Second, CMS is taking action regarding the -0.2 percent adjustment it implemented in the FY 2014 IPPS/LTCH PPS final rule to account for an estimated increase in Medicare expenditures due to the Two Midnight Policy.  Specifically, in the FY 2014 IPPS/LTCH PPS final rule, CMS estimated that this policy would increase expenditures and accordingly made an adjustment of-0.2 percent to the payment rates.  CMS believes the assumptions underlying the -0.2 percent adjustment were reasonable at the time they were made.  Additionally, CMS does not generally believe it is appropriate in a prospective payment system to retrospectively adjust rates.  However, in light of recent review and the unique circumstances surrounding this adjustment, for FY 2017, CMS is permanently removing this adjustment and also its effects for FYs 2014, 2015, and 2016 by adjusting the FY 2017 payment rates.  This will increase FY 2017 payments by approximately 0.8 percent.”

Source: Hospital Inpatient Prospective Payment System (IPPS) and Long Term Acute Care Hospital (LTCH) Final Rule Policy and Payment Changes for Fiscal Year (FY) 2017

I’m not dumb. I’m not under the influence of drugs or alcohol. But I’ve read that twice and I don’t understand what it has to do with eliminating the “two midnight rule.” I understand very little of it. If you can explain it to me in plain English, please do so.

Steve Parker, M.D.

PS: Medicare is the reason I closed my office-based medical practice and became a hospitalist in 2001

Karl Denninger’s Solution to the U.S. Healthcare Mess AND Federal Deficit Spending

Steve Parker MD

One of two bridges over the Colorado river in the Grand Canyon near Phantom Ranch

Karl says that U.S. healthcare and health insurance are way too expensive because of:

  • monopolistic practices
  • collusion among the major players (e.g., insurers, labs, Big Pharma, politicians, doctors)
  • ignored violations of the Sherman, Clayton, and Robinson-Patman Acts (15 USC)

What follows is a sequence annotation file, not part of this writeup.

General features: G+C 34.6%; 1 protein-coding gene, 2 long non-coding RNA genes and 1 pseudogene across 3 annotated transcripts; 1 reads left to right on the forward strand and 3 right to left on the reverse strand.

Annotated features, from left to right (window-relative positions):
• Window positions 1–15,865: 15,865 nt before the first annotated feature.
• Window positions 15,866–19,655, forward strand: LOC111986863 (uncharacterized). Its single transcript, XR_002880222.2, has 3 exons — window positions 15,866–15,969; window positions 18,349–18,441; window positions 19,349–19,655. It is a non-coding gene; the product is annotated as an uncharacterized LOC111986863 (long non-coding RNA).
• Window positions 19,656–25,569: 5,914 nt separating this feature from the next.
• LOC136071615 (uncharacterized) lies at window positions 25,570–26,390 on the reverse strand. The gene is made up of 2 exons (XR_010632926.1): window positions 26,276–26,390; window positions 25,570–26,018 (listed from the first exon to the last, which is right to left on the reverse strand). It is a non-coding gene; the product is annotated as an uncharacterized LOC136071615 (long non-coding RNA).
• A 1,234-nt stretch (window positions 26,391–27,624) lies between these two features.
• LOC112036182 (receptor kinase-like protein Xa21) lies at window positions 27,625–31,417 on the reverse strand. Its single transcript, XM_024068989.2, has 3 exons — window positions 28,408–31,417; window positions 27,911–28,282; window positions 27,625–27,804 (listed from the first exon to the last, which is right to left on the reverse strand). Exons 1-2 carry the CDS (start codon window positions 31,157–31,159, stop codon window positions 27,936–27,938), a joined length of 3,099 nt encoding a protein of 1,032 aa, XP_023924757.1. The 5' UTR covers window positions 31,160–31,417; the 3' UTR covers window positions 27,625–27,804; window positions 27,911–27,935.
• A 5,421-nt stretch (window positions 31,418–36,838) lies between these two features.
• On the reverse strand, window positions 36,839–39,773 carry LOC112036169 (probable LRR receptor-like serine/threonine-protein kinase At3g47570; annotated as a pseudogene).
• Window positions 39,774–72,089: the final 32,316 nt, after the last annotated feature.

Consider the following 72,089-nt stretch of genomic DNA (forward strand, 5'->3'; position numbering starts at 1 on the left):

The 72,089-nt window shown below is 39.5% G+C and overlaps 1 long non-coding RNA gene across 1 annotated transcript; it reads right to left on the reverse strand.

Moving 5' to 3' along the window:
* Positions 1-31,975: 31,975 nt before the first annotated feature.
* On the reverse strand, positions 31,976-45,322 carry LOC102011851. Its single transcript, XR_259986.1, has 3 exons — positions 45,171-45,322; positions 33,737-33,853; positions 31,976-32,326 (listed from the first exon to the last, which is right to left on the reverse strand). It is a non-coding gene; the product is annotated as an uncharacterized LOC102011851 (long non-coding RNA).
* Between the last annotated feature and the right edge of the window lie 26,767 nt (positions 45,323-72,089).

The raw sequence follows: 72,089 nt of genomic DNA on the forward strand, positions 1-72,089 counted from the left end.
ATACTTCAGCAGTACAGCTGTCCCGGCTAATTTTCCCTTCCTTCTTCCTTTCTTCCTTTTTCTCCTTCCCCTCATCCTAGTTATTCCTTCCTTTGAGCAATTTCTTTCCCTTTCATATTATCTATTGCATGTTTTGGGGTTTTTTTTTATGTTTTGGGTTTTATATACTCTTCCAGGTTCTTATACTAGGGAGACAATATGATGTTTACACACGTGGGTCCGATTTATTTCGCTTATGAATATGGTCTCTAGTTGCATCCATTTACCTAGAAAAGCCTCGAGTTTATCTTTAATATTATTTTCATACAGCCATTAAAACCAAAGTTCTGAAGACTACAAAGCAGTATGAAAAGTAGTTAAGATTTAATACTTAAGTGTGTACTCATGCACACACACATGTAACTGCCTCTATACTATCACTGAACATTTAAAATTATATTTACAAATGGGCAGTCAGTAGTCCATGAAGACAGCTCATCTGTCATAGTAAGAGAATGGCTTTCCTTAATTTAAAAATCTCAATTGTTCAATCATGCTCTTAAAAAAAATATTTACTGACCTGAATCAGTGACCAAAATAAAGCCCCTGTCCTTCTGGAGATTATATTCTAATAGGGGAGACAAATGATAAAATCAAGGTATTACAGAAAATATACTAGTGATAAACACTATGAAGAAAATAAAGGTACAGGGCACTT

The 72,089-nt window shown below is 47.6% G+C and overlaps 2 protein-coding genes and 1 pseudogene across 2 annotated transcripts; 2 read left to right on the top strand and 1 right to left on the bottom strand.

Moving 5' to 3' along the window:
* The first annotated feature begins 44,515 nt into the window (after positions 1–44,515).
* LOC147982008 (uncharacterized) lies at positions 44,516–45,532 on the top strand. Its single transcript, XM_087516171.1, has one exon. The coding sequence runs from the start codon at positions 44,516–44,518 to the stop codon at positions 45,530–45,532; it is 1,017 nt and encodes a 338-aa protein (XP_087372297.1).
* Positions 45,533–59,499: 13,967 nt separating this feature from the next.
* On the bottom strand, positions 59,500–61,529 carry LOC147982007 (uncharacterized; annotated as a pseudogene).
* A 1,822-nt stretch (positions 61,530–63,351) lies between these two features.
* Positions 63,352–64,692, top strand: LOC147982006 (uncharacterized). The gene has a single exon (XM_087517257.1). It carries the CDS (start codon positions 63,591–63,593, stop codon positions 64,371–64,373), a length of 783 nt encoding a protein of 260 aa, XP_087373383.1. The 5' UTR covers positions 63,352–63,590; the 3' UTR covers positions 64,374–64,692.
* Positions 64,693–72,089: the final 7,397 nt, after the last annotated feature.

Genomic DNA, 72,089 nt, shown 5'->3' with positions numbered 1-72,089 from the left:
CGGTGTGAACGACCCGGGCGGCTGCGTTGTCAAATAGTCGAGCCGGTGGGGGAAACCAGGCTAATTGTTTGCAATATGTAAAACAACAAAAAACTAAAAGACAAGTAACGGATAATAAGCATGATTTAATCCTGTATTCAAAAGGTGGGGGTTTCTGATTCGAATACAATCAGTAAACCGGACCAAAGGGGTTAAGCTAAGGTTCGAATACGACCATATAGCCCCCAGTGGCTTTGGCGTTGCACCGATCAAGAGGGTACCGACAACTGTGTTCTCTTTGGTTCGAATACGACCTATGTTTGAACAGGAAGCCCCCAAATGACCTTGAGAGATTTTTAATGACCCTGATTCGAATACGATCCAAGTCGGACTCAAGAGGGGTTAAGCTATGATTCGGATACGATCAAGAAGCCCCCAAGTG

• ignored violations of state consumer protection laws
  • absence of market forces
  • price-fixing

Eliminate those problems, and you’d cut the cost of healthcare by 80%, the point at which you would need only catastrophic health insurance coverage, if at all. We’d have enough money left over to stop our federal deficit spending and eventually retire the entire federal debt. According to Karl.

What are examples of an absence of market forces?

  • Have you ever seen health insurance companies or hospitals compete on the basis of cost? Doctors rarely do it, either (and only when insurance isn’t involved).
  • Have you ever tried to get a firm estimate on the total cost of a proposed procedure before you have it done? Good luck with that.
  • The consumer of healthcare services usually isn’t the one paying for it. Your insurance company or the government (e.g., Medicare) is paying. You’ll get no thanks for your time spent shopping around for the best deal.
  • Scorpion antivenom costs $100 in Mexico, but if you get it in an emergency department in the U.S., you’ll be billed $40,000 for it. And don’t think you can go to Mexico and stock up then sell it to emergency departments for $150—that’s illegal.

Karl sings the praises of the Surgical Center of Oklahoma. They post their prices up front, work on a mostly cash basis, and eliminate the bill-padding and wasteful bureaucracy of other facilities. Their prices are a fifth of what others charge.

One possible fly in Karl’s ointment is that insurers are exempt from federal antitrust laws per 1945’s McCarran-Ferguson Act. Only a handful of industries are exempt. Karl doesn’t mention that. Nor does he talk about the cost of medical malpractice insurance and defensive medicine, wherein doctors order excessive testing to protect themselves from lawsuits.

I appreciate Karls’ efforts. He’s a smart guy with many good ideas.

RTWT.

Steve Parker, M.D.

Could Smart Healthcare Reform Solve the U.S. Budget Deficit?

Karl Denninger makes the case that the U.S. federal budget deficit is the fault of medical monopolies that are exempt from the Sherman and Clayton anti-trust laws. In his 20-minute video, Karl mentions that a vial of scorpion antivenin costs $10,000 in the U.S., but only $100 across the border in Mexico.

In a free market, a buyer of a product or service can easily determine how much it costs, whether it’s a haircut or a house. If you think U.S. healthcare is anything near a free market, just call up your local hospitals and ask how much they charge for an uncomplicated hospitalization to have a baby or groin hernia repair. Go ahead, I’ll wait.

They won’t or can’t give you the numbers. Nor do they advertise the prices so you can be a smart shopper.

Have you noticed how advances in science and technology tend to lower the cost of most goods and services, such as computers, cell phones, food, and clothing? Why don’t we see that in healthcare? Because of monopolistic practices and other excessive governmental regulation and bureaucracy affecting not only healthcare providers but also Big Pharma and health insurers.

Unfortunately, I don’t see the situation changing anytime soon.

Steve Parker, M.D.